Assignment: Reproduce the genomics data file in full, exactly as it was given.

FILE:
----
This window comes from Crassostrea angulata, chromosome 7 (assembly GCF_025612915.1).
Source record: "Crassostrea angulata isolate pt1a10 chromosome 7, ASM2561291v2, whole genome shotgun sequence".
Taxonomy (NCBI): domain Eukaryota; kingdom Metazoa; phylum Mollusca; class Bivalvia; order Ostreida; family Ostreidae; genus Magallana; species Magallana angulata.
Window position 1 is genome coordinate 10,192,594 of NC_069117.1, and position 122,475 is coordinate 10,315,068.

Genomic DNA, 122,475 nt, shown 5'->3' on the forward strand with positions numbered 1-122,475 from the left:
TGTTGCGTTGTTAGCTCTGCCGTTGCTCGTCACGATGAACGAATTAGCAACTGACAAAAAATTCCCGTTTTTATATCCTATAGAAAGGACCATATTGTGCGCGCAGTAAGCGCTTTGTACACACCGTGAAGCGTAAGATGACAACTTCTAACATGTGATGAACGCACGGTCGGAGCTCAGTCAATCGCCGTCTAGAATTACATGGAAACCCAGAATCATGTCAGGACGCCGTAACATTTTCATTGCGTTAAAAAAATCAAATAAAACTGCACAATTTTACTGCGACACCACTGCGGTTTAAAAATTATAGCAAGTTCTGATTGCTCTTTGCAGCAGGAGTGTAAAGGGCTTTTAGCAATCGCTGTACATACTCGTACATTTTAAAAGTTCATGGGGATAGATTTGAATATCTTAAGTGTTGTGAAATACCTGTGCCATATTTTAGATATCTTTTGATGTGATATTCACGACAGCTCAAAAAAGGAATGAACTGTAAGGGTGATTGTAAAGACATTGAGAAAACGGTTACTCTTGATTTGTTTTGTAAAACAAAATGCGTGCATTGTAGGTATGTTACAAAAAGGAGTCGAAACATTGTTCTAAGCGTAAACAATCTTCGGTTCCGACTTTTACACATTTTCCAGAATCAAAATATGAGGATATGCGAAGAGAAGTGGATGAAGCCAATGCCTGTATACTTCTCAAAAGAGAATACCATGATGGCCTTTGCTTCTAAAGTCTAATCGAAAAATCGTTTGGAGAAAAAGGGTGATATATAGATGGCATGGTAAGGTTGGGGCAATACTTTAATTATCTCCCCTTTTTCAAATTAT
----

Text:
This window comes from Crassostrea angulata, chromosome 7 (assembly GCF_025612915.1).
Source record: "Crassostrea angulata isolate pt1a10 chromosome 7, ASM2561291v2, whole genome shotgun sequence".
Taxonomy (NCBI): domain Eukaryota; kingdom Metazoa; phylum Mollusca; class Bivalvia; order Ostreida; family Ostreidae; genus Magallana; species Magallana angulata.
Window position 1 is genome coordinate 10,192,594 of NC_069117.1, and position 122,475 is coordinate 10,315,068.

Genomic DNA, 122,475 nt, shown 5'->3' on the forward strand with positions numbered 1-122,475 from the left:
TGTTGCGTTGTTAGCTCTGCCGTTGCTCGTCACGATGAACGAATTAGCAACTGACAAAAAATTCCCGTTTTTATATCCTATAGAAAGGACCATATTGTGCGCGCAGTAAGCGCTTTGTACACACCGTGAAGCGTAAGATGACAACTTCTAACATGTGATGAACGCACGGTCGGAGCTCAGTCAATCGCCGTCTAGAATTACATGGAAACCCAGAATCATGTCAGGACGCCGTAACATTTTCATTGCGTTAAAAAAATCAAATAAAACTGCACAATTTTACTGCGACACCACTGCGGTTTAAAAATTATAGCAAGTTCTGATTGCTCTTTGCAGCAGGAGTGTAAAGGGCTTTTAGCAATCGCTGTACATACTCGTACATTTTAAAAGTTCATGGGGATAGATTTGAATATCTTAAGTGTTGTGAAATACCTGTGCCATATTTTAGATATCTTTTGATGTGATATTCACGACAGCTCAAAAAAGGAATGAACTGTAAGGGTGATTGTAAAGACATTGAGAAAACGGTTACTCTTGATTTGTTTTGTAAAACAAAATGCGTGCATTGTAGGTATGTTACAAAAAGGAGTCGAAACATTGTTCTAAGCGTAAACAATCTTCGGTTCCGACTTTTACACATTTTCCAGAATCAAAATATGAGGATATGCGAAGAGAAGTGGATGAAGCCAATGCCTGTATACTTCTCAAAAGAGAATACCATGATGGCCTTTGCTTCTAAAGTCTAATCGAAAAATCGTTTGGAGAAAAAGGGTGATATATAGATGGCATGGTAAGGTTGGGGCAATACTTTAATTATCTCCCCTTTTTCAAATTAT